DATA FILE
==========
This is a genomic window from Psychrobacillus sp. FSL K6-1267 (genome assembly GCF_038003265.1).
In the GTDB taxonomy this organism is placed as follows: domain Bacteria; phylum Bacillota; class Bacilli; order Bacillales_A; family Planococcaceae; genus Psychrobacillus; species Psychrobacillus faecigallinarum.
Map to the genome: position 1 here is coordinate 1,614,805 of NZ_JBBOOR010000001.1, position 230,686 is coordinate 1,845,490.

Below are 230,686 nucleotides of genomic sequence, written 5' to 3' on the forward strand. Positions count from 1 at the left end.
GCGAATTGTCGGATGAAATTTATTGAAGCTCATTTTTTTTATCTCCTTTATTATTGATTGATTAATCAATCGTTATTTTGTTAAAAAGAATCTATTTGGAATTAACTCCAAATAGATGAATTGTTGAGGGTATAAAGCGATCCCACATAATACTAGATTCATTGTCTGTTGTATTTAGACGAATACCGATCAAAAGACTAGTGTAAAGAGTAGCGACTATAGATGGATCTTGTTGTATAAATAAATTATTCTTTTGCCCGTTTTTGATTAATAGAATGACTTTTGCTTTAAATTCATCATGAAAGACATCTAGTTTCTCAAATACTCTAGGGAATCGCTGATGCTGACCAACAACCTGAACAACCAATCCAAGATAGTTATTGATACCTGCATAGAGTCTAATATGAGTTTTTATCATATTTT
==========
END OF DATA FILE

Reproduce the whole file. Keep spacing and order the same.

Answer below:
This is a genomic window from Psychrobacillus sp. FSL K6-1267 (genome assembly GCF_038003265.1).
In the GTDB taxonomy this organism is placed as follows: domain Bacteria; phylum Bacillota; class Bacilli; order Bacillales_A; family Planococcaceae; genus Psychrobacillus; species Psychrobacillus faecigallinarum.
Map to the genome: position 1 here is coordinate 1,614,805 of NZ_JBBOOR010000001.1, position 230,686 is coordinate 1,845,490.

Below are 230,686 nucleotides of genomic sequence, written 5' to 3' on the forward strand. Positions count from 1 at the left end.
GCGAATTGTCGGATGAAATTTATTGAAGCTCATTTTTTTTATCTCCTTTATTATTGATTGATTAATCAATCGTTATTTTGTTAAAAAGAATCTATTTGGAATTAACTCCAAATAGATGAATTGTTGAGGGTATAAAGCGATCCCACATAATACTAGATTCATTGTCTGTTGTATTTAGACGAATACCGATCAAAAGACTAGTGTAAAGAGTAGCGACTATAGATGGATCTTGTTGTATAAATAAATTATTCTTTTGCCCGTTTTTGATTAATAGAATGACTTTTGCTTTAAATTCATCATGAAAGACATCTAGTTTCTCAAATACTCTAGGGAATCGCTGATGCTGACCAACAACCTGAACAACCAATCCAAGATAGTTATTGATACCTGCATAGAGTCTAATATGAGTTTTTATCATATTTT